Increasingly, I realized this was largely a spiritual battle. I focused more and more on scriptures like 2 Corinthians 10:3-5, which says: “For though we walk in the flesh, we do not war after the flesh. For the weapons of our warfare are not carnal, but mighty through God to the pulling down of strongholds. Casting down imaginations, and every high thought to the obedience of Christ.” Pulling down mental strongholds and taking our thoughts captive for the glory of God are essential in the battle of sexual addiction.
Two months later, my husband had hit bottom. He called an elder in our congregation and said he wanted to get back together with me. I wrestled greatly with God over this! But God provided what we needed through heart changes and outside support. When my husband joined a support group where he could share his story, work through shame, feel accepted, and know he was not alone, he worked on healing with God and began to change his actions. I have watched my husband work through the process of facing his addiction. He had to let go of control, and commit to hard work and honesty.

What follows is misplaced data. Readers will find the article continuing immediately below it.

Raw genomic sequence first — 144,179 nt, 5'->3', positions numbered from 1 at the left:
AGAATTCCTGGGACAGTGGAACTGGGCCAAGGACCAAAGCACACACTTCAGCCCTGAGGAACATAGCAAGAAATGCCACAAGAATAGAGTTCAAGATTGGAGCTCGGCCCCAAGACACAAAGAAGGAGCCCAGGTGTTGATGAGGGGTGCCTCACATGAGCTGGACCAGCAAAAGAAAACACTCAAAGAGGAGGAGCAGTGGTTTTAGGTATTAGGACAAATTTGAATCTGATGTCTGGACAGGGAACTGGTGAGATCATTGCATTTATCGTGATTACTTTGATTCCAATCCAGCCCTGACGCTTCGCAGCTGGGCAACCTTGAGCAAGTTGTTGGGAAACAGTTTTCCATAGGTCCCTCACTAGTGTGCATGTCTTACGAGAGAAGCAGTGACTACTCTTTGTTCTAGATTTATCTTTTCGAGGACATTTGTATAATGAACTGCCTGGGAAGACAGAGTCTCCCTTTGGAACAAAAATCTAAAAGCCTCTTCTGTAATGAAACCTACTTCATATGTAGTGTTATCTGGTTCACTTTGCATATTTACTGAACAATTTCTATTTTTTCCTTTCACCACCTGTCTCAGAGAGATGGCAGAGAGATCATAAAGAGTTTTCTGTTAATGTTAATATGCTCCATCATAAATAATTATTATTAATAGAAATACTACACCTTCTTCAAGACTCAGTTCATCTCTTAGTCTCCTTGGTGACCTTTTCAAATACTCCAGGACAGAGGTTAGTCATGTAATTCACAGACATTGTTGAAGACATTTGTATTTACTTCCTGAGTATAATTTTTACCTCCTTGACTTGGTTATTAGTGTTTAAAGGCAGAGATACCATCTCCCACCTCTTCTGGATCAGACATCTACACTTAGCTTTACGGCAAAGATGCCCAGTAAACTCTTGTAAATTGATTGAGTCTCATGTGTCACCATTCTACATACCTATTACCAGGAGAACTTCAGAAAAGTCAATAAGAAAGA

In Ephesians 6:17, Paul wrote: “And take the helmet of salvation, and the sword of the Spirit, which is the word of God.” My husband had to pick up his spiritual sword and dive into the truth of scripture so he could replace the false beliefs in his head. He had to go all the way back to the origin of his childhood trauma and work through the painful causes that brought him to where he ended up. He went through three years of counseling because this was a slow, deep process for him. He went through individual counseling on his childhood and addiction first, and then we completed marriage counseling for healing and learning to reconnect.
I have seen him become a brave soldier in Christ. I have seen him grow in honesty. I have seen God change his heart. My husband has been given the freedom of choice, which means I do not have control over him or his choices. In letting go and letting God have His rightful place in each of our lives, I have found peace, even after I was sure our marriage was over. God also began life-changing work in me. I will begin to share this part of my journey in my next article, “Commitment to Personal Healing.”